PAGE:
Govt divided on controversial sheep trade

sheep2Banning live sheep exports in Australia won’t stop animal cruelty in the controversial trade, Agriculture Minister David Littleproud argues.

“If it’s not our animals it’ll be someone else’s,” he said on Monday, calling for calm ahead of the release of a report into the practice.

Littleproud expects to take the report to cabinet as early as Tuesday and release a public response later this week. But the federal government will be under pressure to make a move on live sheep exports when former cabinet minister Sussan Ley introduces a bill to end the trade. Her private member’s bill will be introduced to parliament next Monday and has the support of backbench colleagues Sarah Henderson and Jason Wood.

WA Liberal Ian Goodenough has also raised concerns. Labor’s policy is to phase out the live trade, but leader Bill Shorten won’t say whether his party would back Ley’s bill. He said on Friday the viability of an industry that relies upon cruelty must be questioned but any transition away must look after farmers, and “constructive” talks were underway with Ley about her proposal. But Littleproud on Monday accused the opposition of panicking.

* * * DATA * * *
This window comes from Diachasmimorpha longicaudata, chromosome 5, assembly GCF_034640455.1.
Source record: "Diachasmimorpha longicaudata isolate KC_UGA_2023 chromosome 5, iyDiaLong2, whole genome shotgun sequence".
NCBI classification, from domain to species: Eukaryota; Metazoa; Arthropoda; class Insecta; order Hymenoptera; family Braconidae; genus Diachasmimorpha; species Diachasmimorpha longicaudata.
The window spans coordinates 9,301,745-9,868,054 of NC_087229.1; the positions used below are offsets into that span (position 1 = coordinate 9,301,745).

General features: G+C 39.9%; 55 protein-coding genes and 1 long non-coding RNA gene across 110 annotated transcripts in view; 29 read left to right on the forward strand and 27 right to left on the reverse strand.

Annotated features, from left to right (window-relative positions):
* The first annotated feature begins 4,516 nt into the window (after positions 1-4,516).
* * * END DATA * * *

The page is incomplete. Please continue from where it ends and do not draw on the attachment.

“If you think we can just ban this trade and world trade will stop, you’re kidding yourself,” he said. “There’s still demand for live animals around the world … we’ve got a responsibility to stay and get this right.”

Littleproud commissioned the report into live sheep exports after horrific footage was released showing sheep dying on a ship from Western Australia to the Middle East in 2016. Prime Minister Malcolm Turnbull tried to talk Ley out of introducing her bill, while former Nationals leader Barnaby Joyce has pointed to the damaging 2011 suspension of live cattle exports by the then Labor government as a reason to oppose the ban.

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